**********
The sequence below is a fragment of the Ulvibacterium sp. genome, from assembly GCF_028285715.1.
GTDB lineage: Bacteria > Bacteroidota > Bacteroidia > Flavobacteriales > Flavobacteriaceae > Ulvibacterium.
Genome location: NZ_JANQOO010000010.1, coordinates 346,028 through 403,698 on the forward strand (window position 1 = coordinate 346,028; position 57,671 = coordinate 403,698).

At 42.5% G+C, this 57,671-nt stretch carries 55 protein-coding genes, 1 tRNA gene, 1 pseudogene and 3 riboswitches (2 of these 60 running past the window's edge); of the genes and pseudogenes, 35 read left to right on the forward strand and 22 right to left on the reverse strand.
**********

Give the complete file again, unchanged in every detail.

The sequence below is a fragment of the Ulvibacterium sp. genome, from assembly GCF_028285715.1.
GTDB lineage: Bacteria > Bacteroidota > Bacteroidia > Flavobacteriales > Flavobacteriaceae > Ulvibacterium.
Genome location: NZ_JANQOO010000010.1, coordinates 346,028 through 403,698 on the forward strand (window position 1 = coordinate 346,028; position 57,671 = coordinate 403,698).

At 42.5% G+C, this 57,671-nt stretch carries 55 protein-coding genes, 1 tRNA gene, 1 pseudogene and 3 riboswitches (2 of these 60 running past the window's edge); of the genes and pseudogenes, 35 read left to right on the forward strand and 22 right to left on the reverse strand.